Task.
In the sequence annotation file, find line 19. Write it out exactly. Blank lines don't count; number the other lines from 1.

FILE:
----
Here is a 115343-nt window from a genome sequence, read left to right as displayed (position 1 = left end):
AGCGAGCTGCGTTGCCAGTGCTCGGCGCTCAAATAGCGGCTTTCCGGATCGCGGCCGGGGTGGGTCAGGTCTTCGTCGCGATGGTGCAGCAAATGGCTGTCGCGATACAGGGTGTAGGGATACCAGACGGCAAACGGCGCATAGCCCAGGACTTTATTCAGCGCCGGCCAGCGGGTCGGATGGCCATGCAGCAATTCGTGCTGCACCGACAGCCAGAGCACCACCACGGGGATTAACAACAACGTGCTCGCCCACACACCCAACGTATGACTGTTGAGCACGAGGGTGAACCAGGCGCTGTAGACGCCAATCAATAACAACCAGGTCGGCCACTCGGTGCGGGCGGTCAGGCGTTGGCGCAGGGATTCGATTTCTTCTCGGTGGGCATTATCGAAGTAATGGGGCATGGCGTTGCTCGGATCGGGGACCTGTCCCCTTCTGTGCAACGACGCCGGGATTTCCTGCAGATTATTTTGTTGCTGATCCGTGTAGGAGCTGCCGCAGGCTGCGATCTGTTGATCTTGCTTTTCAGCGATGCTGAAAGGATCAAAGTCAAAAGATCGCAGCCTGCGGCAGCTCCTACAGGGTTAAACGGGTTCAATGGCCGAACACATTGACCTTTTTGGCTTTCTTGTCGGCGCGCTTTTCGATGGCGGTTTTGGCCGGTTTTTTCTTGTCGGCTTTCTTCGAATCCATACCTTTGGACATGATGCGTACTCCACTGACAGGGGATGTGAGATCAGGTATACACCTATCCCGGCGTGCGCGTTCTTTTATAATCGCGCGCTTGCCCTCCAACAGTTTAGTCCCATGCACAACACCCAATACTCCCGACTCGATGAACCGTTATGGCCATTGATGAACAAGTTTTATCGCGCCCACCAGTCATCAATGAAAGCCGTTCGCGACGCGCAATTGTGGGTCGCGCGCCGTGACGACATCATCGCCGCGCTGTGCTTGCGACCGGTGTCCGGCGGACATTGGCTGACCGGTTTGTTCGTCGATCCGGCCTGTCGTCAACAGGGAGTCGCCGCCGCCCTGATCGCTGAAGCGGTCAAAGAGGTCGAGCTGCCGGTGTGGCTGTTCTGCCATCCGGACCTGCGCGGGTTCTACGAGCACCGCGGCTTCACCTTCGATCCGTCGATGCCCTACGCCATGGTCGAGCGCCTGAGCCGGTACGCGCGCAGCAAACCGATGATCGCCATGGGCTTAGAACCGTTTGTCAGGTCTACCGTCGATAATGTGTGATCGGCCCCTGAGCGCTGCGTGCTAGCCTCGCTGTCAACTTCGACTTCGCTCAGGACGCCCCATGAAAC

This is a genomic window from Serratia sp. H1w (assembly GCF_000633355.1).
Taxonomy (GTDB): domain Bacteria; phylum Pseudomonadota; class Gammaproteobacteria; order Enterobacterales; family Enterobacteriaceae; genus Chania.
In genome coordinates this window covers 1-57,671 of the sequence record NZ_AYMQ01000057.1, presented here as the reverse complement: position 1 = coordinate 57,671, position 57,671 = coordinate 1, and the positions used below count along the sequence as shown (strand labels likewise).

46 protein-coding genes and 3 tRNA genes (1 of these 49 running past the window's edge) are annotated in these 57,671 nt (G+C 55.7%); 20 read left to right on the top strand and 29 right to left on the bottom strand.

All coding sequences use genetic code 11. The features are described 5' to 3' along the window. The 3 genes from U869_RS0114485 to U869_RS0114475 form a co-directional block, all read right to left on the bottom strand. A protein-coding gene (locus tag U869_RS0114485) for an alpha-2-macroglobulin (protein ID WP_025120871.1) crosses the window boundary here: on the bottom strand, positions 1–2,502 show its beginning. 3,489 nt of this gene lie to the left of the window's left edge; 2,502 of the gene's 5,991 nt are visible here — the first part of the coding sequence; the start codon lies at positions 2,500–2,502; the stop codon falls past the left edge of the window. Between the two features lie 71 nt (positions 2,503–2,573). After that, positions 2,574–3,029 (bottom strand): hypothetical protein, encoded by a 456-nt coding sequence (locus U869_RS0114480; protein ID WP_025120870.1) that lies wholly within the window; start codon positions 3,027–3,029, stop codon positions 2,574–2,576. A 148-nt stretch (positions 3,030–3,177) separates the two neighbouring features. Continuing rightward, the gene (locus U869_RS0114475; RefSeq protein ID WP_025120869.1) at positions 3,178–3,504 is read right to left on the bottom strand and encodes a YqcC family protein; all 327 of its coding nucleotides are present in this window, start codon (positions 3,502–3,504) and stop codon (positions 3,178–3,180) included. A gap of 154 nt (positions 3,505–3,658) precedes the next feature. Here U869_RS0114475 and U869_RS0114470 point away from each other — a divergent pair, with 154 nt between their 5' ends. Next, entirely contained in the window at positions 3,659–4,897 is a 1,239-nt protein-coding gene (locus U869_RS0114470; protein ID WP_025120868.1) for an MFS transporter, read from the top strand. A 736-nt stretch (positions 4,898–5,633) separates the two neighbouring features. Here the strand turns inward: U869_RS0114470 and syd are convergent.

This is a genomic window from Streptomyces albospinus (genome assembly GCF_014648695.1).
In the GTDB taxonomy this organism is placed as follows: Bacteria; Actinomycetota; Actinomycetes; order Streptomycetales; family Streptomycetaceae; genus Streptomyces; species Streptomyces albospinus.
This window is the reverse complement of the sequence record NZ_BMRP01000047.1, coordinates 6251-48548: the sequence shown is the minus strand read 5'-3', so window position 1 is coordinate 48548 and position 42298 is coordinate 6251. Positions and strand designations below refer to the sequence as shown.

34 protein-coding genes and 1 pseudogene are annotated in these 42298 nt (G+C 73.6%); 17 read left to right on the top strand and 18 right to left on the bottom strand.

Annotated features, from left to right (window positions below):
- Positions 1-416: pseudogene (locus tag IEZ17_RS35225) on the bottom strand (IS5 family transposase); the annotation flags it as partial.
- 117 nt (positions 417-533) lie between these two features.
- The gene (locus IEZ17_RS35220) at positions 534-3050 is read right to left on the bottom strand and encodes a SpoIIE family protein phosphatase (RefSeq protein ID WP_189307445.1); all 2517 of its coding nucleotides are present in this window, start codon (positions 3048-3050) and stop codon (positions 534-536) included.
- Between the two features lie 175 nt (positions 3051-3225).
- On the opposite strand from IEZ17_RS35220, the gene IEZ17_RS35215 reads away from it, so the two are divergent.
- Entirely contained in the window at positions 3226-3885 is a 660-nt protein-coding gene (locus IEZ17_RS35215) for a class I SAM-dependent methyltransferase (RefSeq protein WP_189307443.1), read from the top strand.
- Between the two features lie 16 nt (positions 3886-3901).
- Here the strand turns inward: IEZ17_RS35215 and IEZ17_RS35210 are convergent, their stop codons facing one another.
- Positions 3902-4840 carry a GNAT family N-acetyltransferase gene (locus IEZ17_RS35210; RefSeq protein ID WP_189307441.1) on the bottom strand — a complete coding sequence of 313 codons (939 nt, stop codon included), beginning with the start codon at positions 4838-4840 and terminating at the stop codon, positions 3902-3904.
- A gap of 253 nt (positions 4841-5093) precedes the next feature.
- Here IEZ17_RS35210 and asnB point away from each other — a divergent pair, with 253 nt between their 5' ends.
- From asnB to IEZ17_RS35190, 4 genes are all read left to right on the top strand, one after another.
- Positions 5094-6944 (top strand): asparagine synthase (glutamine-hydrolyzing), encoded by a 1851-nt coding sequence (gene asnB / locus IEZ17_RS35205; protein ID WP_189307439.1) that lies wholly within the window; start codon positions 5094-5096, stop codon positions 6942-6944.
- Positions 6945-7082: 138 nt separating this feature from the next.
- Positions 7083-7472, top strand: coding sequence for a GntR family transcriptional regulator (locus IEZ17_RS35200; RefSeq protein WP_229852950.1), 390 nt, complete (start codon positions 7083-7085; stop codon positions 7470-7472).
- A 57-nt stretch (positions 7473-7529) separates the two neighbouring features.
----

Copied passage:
- Between the two features lie 16 nt (positions 3886-3901).